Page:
This is why in Convocation, regardless of who is speaking, the program begins with worship and prayer because it is from our posture as followers of Christ that we can then listen and engage with anyone.  To know the truth is to be set free from the fear that truth is subject to a majority opinion or compulsion by a minority opinion.  Truth is truth, even if no one recognizes it (John 1:10, Romans 3:4).

We believe this is the foundation on which a correct understanding of the concepts of freedom of speech and the marketplace of ideas rests, not because all viewpoints are considered equally valid, but precisely because they are not. As a result, the aim of Convocation is not a gathering where all perspectives are given equal weight because truth is understood to be subjective, but rather an environment where precisely because the truth is understood as objective, it can be pursued without fear or compromise.

Of all places, a University campus should be the kind of place where such pursuit is encouraged.  In the face of many University campuses feeling pressure to shield or protect students from the pursuit of truth, Liberty chooses instead to protect the very environment where students can engage with different perspectives in the context of respectful dialogue.

At the same time, this does not mean that in an environment like Convocation, the University believes all speech or all perspectives are edifying or serve our mission.  We weigh carefully the expected content of each speaker’s message.  That is why there is an expectation on all guests invited to Convocation that they will carefully consider the content of their message and respect the University’s mission and its student body.  No one, regardless of the setting, should speak flippantly or loosely.  If any guest engages in disrespectful or uncharitable dialogue on the Convocation stage, the University will consider any future engagement in light of such behavior.  In the same manner, if prior to speaking in Convocation, an invited guest acts in a manner deemed inappropriate by University leadership or makes public statements that call into question their commitment to respect the University’s mission, their invitation for the upcoming engagement will be reconsidered.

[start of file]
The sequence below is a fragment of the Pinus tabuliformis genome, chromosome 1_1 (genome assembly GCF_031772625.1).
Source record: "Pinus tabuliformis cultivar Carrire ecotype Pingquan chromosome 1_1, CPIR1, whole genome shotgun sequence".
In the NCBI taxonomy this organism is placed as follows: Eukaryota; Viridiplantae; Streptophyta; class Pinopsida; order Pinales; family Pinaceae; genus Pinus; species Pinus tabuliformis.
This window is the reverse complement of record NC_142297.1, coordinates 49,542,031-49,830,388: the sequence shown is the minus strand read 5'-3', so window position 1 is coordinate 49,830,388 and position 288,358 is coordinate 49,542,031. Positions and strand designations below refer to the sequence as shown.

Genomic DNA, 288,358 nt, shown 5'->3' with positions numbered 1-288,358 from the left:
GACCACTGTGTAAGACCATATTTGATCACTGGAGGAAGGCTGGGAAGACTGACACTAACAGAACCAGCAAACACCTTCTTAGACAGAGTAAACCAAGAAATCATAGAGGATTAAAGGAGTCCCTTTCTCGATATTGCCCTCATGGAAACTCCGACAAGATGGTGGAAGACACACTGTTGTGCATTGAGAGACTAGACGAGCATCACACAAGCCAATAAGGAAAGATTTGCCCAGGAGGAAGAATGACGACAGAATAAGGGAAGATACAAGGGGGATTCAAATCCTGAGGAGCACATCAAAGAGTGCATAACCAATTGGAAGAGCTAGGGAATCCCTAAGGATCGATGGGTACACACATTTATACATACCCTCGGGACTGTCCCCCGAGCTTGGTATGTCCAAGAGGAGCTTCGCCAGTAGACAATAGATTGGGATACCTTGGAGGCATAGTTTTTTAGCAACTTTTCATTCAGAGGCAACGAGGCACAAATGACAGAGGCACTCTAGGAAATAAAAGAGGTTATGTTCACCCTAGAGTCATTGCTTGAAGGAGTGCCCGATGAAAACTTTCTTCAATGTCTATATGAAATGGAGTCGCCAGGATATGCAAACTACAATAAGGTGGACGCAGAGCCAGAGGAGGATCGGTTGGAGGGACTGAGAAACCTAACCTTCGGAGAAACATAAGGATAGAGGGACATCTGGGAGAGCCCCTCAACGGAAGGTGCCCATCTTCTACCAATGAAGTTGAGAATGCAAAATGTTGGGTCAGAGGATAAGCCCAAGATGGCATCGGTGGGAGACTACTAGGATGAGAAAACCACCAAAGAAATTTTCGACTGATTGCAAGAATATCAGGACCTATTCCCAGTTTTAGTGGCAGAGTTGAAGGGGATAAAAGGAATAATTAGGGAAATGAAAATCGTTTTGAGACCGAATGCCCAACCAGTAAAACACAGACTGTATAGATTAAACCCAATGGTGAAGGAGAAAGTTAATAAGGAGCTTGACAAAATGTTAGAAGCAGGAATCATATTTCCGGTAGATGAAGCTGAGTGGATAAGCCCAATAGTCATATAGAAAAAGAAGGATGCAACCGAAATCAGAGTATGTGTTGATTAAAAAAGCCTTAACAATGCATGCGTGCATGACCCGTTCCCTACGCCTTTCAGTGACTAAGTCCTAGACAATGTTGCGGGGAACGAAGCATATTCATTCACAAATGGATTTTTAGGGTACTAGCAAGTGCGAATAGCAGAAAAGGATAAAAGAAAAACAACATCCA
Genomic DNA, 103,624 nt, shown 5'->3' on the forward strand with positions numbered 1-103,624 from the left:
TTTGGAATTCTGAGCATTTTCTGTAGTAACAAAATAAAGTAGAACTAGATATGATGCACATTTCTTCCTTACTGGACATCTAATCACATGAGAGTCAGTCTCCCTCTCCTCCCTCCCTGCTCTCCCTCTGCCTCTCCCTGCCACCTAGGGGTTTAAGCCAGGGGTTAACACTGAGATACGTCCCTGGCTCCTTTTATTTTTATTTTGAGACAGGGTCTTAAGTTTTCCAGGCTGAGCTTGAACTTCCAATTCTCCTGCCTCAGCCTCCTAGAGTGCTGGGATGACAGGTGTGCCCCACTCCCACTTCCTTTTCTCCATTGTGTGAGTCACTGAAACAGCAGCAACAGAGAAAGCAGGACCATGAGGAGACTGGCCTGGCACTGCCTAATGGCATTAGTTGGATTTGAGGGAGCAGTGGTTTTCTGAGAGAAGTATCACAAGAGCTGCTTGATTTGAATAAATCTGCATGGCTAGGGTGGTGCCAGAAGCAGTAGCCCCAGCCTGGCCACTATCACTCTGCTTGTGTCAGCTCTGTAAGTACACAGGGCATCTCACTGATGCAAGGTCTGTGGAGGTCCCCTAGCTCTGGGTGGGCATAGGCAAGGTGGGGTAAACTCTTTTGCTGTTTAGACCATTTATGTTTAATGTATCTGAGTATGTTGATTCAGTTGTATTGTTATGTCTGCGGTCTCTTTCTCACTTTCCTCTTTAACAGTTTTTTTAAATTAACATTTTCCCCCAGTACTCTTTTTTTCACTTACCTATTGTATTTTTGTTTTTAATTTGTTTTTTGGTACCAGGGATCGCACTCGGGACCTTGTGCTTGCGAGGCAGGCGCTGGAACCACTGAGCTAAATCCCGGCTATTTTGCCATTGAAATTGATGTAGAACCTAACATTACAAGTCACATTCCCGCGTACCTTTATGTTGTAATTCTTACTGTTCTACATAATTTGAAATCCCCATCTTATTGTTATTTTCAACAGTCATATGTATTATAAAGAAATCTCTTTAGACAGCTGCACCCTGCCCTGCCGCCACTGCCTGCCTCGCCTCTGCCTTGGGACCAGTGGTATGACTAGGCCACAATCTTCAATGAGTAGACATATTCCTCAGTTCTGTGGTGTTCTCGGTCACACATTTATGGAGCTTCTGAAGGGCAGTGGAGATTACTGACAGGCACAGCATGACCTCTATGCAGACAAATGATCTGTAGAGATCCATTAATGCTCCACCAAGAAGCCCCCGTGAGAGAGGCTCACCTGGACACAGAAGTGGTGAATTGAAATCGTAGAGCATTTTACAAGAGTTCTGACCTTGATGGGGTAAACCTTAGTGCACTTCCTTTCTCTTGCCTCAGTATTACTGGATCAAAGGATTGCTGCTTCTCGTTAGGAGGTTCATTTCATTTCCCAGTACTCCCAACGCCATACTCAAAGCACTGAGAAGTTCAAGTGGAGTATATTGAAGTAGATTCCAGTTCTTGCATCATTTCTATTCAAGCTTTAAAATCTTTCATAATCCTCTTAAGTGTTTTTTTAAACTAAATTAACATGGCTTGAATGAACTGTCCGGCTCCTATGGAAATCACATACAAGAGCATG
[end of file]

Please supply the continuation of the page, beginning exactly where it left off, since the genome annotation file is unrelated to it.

Finally, while this vision of a diversity of perspectives in Convocation sometimes includes those who do not share our faith, it should be equally noted that it especially includes those within the Christian faith.  While the University’s doctrinal statement represents its own doctrinal commitment, Liberty recognizes that the student body comes from a wide array of backgrounds, denominations and Christian traditions. As such, we regularly welcome speakers to Convocation who reflect those many traditions while at the same time holding to the standards of orthodoxy that are broadly recognized in the ancient creeds of the church, such as the Apostle’s Creed and Nicene Creed.  In all such cases, the presence of a speaker at Convocation does not represent an endorsement by the University of that speaker’s entire catalog of perspectives and opinions, including those on issues of doctrine.  Nor does the presence of a certain speaker indicate any shift in the University’s own commitment to its doctrinal position.  The criterion for a speaker’s selection is based on the content of what is expected to be shared with our students, and whether that content contributes to our mission of Training Champions for Christ.

*This statement on the purpose and philosophy of Convocation was reviewed and approved by the Liberty University Board of Trustees on October 28, 2022. 


Campus Community


What is Campus Community? And when is it?

Campus Community is a weekly worship service held each 
Wednesday night during the fall and spring semesters at 7:00 PM in the Vines Center. Following this weekly worship service,
Community Groups meet together formally for prayer and
 discussion in the residence halls or in a commuter group setting. Speakers for Campus Community vary from week to week and are a combination of both external guests to the University and 
internal voices that are familiar to the student body.

Is Campus Community required?

No, attendance at Campus Community is not required